Vaccinations 'steady' but far under peak, says pharmacists' association

·2 min read
Some people may have decided it's better to just get COVID, 'and that's very dangerous,
Some people may have decided it's better to just get COVID, 'and that's very dangerous,

Weekly vaccination numbers have fallen precipitously since the peak of New Brunswick's vaccination program, but the province's pharmacists say they've still been steady.

"They're conducting a lot of those second boosters … about 70 per cent of all the COVID-19 vaccinations right now are the second booster," Jake Reid, the head of the New Brunswick Pharmacists' Association, said Monday.

"It's steady. It's not overly busy. It's certainly not like we saw at the peak."

New pandemic data is only released by the province weekly, so it's difficult to get an up-to-date picture of the continued rollout of the province's vaccination program.

But the latest numbers, released last Tuesday, show that in the week of May 15 to May 21, only 975 vaccinations were given in the province.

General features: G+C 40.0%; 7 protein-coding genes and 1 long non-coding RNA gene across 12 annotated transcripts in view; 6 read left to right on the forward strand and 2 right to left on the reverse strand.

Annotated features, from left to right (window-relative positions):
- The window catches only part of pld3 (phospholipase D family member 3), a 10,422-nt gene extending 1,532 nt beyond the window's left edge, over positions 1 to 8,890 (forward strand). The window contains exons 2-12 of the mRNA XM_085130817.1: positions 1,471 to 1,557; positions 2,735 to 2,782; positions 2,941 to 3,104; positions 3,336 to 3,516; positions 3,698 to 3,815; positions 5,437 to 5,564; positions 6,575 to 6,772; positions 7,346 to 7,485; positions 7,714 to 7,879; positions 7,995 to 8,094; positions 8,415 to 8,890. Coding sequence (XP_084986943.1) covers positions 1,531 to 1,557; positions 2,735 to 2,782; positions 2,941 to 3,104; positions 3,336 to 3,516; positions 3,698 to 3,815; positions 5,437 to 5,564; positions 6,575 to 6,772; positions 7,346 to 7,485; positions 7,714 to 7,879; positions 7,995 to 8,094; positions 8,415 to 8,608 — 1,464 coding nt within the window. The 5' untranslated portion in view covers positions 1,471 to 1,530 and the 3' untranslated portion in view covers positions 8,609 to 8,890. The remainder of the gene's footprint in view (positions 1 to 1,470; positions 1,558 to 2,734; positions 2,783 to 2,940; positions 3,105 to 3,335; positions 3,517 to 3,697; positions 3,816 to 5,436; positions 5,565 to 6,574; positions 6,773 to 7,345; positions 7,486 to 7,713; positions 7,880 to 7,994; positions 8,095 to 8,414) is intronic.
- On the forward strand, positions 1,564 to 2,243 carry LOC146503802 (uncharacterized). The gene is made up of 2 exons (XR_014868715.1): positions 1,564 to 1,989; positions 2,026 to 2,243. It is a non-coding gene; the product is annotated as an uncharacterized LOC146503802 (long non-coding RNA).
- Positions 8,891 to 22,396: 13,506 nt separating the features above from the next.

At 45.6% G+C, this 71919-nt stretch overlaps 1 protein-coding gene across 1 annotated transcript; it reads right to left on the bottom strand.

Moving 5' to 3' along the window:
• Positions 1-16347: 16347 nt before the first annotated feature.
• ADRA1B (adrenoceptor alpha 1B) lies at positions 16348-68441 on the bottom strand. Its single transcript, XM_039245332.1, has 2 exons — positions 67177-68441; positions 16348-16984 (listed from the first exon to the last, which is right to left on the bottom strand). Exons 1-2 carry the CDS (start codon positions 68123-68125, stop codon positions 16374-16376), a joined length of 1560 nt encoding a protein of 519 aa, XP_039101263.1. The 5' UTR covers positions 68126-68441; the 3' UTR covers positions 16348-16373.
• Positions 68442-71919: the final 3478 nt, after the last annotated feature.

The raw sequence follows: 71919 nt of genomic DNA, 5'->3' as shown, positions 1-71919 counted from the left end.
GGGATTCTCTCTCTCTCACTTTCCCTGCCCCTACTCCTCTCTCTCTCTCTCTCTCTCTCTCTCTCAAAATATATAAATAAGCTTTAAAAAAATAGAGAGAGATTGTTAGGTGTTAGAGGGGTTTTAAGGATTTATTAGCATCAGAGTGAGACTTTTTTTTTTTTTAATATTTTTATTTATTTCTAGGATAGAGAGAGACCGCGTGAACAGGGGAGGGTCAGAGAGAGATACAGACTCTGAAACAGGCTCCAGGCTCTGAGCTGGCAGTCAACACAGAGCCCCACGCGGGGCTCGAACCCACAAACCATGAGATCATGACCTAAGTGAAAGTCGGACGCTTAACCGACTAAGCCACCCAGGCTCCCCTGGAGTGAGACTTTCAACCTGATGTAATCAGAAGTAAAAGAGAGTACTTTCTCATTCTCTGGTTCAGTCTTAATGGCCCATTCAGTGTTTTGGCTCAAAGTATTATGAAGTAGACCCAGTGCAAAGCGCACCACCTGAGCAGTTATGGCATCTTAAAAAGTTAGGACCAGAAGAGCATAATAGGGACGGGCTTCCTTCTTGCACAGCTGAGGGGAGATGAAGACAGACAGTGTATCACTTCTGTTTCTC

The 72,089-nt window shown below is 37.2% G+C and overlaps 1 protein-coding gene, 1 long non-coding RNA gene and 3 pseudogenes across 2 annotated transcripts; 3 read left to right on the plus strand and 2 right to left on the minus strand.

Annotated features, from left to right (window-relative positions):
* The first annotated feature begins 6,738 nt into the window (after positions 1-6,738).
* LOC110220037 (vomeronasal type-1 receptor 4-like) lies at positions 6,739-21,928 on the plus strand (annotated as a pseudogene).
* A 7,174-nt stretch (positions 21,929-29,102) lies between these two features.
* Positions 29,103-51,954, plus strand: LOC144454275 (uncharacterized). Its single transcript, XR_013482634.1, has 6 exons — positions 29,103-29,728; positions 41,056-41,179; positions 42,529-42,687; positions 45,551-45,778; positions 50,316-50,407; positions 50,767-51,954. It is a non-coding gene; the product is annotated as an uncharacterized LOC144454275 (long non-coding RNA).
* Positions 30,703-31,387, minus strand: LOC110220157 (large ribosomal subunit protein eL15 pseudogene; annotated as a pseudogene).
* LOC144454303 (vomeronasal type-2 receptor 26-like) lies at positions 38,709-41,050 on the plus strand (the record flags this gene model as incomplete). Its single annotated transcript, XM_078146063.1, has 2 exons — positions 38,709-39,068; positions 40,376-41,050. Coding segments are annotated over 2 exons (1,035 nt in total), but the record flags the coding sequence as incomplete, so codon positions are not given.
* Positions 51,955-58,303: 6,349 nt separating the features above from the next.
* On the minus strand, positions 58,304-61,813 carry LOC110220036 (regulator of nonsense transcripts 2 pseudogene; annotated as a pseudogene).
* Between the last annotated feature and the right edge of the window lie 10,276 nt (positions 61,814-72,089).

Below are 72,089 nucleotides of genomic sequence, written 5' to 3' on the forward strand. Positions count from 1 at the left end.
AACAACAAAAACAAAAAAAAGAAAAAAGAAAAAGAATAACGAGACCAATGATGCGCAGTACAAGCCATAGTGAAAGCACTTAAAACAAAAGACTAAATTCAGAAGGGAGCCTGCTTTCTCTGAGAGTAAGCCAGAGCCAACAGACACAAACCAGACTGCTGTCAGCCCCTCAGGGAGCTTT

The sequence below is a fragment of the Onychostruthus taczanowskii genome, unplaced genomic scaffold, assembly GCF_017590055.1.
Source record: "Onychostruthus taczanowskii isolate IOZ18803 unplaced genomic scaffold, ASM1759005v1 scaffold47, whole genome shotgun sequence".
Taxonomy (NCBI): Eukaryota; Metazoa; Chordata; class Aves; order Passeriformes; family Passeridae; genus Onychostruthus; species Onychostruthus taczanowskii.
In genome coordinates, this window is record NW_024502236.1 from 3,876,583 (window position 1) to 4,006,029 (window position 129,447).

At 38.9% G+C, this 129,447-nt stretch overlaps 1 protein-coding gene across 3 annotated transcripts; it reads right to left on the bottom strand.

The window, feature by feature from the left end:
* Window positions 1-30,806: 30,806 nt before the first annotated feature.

That included 682 booster doses, 207 second doses and 86 first doses.

This fell well below the province's pandemic peak of 42,000 shots per week.

While 93.2 per cent of eligible New Brunswickers have received at least one dose of a COVID-19 vaccine, only 52.3 per cent have received a booster dose.

So far, 65.6 per cent of eligible Nova Scotians have received a booster dose.

In Prince Edward Island 82,594 booster doses have been administered in a population of 164,318.

False security and complacency

Reid said the fall in the vaccination rate is something pharmacists have seen after every new phase of vaccination, such as the addition of second doses.

This fall-off is being exacerbated by a couple of issues, Reid said.

One, more people now know someone who has had COVID and that is leading to some false security.

"People under 40 seem to think that, 'I've got friends and they've gotten COVID and it didn't seem like it was that bad. Is it that important to get out and get my vaccination,'" Reid said.

"People have said, 'Maybe it's better if I rip it off like a Band-Aid and I just get COVID at this point,' which is very dangerous."

Reid said the lifting of pandemic restrictions across the country has also led to some complacency.

"People maybe don't feel like they need to be up on their vaccinations, but we know that's not the case," he said.

"This is the number one way we can still protect ourselves and we need to do that."

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